Higher interest rates are the surface issue
“The Great Australian Dream is being threatened by speculative forces rather than interest rates” said Prosper Australia spokesman Karl Fitzgerald today.
The Howard Government’s expansion of negative gearing in 1996 put the blow-torch on young people’s hopes. The halving of Capital Gains Tax in 1999 added fuel to the fire. This has seen housing prices double in just ten years.
Further, constant lobbying by the real estate sector sees an unending attack on State Land Taxes. State governments have consequently cut land taxes to abide by their campaign contributors.
“Are speculator’s rights to profit greater than future generations hope for a house of their own? Land is a unique asset that should not be speculated upon.”
“Trends in taxation policy nation-wide have given the market the ability to tee off on property speculation. Now institutional money is seeing the long-term returns from property as too good to pass up. Their entry into the property market threatens the essence of the Great Australian Dream.” Mr Fitzgerald said.
“At the heart of this argument is the constant propaganda that more housing investment is needed. Ask any agent how many vacant houses are in their suburb and they may sheepishly tell you ‘quite a few’.”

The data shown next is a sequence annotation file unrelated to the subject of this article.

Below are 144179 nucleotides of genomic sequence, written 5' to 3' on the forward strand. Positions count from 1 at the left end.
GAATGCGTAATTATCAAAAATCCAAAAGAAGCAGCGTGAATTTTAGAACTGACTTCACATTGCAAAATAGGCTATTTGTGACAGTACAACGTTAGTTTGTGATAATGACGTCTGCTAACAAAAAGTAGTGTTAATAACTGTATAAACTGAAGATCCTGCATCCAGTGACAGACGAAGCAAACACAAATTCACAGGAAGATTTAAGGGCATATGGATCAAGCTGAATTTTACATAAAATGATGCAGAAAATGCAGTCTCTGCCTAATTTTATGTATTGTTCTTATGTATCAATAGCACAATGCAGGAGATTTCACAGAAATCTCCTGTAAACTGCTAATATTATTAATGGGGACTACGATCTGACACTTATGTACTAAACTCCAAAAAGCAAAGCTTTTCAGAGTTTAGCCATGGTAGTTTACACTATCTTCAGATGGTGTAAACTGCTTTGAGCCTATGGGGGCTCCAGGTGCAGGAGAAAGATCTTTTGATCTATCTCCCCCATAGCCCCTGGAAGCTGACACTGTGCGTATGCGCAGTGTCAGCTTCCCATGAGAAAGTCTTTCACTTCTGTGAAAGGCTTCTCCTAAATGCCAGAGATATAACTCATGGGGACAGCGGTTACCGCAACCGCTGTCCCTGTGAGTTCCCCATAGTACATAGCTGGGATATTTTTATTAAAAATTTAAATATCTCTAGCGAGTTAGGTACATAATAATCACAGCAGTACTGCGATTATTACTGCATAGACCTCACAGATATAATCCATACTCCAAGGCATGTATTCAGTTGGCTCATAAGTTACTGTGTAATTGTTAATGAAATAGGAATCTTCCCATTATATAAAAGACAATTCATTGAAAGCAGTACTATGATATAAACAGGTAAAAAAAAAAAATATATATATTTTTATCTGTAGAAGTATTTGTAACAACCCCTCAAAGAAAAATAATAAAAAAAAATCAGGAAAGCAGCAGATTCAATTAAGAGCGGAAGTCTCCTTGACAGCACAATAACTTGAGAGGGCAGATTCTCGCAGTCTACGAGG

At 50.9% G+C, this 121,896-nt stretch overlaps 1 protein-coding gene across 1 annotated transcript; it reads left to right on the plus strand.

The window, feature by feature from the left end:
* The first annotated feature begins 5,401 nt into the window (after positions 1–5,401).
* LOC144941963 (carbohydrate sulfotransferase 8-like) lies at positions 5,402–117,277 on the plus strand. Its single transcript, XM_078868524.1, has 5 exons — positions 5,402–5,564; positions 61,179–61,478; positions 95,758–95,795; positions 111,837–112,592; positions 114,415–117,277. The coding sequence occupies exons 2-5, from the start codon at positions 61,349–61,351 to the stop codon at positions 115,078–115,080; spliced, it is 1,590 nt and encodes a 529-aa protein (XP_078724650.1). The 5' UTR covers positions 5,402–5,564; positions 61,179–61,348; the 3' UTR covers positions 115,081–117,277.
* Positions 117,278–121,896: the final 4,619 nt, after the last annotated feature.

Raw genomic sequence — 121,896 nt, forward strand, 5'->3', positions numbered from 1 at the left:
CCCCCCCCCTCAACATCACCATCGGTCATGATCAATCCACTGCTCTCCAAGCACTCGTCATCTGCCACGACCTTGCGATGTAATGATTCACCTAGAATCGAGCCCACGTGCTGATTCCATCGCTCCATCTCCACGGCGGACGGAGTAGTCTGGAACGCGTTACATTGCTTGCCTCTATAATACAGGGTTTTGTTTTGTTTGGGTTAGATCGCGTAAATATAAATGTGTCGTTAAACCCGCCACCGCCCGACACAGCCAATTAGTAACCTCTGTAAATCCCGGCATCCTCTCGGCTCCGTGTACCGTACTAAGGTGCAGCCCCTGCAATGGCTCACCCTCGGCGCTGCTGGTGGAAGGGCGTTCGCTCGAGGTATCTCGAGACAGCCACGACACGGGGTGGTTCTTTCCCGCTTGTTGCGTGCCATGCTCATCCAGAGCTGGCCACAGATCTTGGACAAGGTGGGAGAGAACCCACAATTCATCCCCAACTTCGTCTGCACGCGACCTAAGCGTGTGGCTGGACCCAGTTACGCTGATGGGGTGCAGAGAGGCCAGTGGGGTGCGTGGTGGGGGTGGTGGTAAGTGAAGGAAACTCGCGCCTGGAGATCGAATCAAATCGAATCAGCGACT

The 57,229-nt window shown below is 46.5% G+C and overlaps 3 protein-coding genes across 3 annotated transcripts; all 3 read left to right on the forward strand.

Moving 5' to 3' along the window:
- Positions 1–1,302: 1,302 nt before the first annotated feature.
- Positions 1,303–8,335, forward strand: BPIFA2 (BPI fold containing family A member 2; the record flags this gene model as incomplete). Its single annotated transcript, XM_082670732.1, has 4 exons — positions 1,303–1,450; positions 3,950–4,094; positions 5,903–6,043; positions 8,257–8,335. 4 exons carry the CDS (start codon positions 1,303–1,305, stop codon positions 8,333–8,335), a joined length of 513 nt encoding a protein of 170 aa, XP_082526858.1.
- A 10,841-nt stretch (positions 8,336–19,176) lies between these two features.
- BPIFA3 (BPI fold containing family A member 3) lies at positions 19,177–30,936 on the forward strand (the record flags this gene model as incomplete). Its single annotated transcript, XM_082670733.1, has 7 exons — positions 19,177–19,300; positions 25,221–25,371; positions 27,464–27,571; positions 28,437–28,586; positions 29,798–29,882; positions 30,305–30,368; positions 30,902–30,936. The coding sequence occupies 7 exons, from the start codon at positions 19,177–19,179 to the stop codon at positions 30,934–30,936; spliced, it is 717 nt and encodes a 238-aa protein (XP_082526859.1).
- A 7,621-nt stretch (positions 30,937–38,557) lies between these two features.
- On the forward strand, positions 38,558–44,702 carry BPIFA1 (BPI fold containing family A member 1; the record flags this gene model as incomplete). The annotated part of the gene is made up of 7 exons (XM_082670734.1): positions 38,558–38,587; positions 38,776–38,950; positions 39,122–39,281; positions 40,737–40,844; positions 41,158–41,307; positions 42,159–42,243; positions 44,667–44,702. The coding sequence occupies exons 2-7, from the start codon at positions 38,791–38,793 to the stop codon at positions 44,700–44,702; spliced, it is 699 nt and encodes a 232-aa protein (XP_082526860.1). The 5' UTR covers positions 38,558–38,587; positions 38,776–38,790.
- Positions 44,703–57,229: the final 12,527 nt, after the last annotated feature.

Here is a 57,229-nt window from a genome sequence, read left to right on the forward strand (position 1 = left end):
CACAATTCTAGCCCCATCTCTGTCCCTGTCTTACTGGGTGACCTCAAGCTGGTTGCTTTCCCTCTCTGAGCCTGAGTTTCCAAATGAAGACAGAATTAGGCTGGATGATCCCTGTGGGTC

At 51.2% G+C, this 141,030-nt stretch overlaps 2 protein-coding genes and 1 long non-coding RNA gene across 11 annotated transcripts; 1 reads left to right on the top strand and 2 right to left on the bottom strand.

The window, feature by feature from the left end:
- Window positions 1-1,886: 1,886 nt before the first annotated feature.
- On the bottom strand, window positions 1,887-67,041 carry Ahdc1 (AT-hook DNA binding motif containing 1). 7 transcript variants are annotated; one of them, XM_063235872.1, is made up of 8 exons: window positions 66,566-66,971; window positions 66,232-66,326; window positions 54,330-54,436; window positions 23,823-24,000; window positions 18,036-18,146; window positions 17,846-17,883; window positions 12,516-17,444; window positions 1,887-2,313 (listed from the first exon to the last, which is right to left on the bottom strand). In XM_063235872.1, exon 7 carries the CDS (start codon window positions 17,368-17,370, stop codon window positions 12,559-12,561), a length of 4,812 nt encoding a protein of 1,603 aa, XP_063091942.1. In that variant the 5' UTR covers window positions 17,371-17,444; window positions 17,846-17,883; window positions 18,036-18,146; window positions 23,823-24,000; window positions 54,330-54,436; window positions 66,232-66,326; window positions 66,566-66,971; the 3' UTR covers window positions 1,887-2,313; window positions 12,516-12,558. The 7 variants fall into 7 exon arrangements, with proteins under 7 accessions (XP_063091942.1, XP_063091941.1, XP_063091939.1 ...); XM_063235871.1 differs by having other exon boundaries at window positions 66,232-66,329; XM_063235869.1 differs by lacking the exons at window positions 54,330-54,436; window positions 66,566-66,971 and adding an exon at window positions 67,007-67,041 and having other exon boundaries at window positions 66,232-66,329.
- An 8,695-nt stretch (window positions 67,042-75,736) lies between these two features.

“With capital gains leaping ahead at 9 – 10% p.a and rentals returning barely 4%, why would a wealthy property investor care if 20 – 30% of his portfolio of housing stock is vacant?”
“Because these properties aren’t on the rental market, the real vacancy rate is much greater than reported” stated Mr Fitzgerald.
“Land tax is the mechanism to encourage property onto the market. Rental income must then be earned to make property investment economic. This added supply pushes down prices. It is the one tax the wealthy can’t avoid. Economists are unanimous in calling it the simplest, fairest and least distortive means of public revenue raising.”
Prosper Australia calls on the government to limit speculation in this unique asset by reforming Land Tax and reducing handouts to property investors via negative gearing & capital gains tax.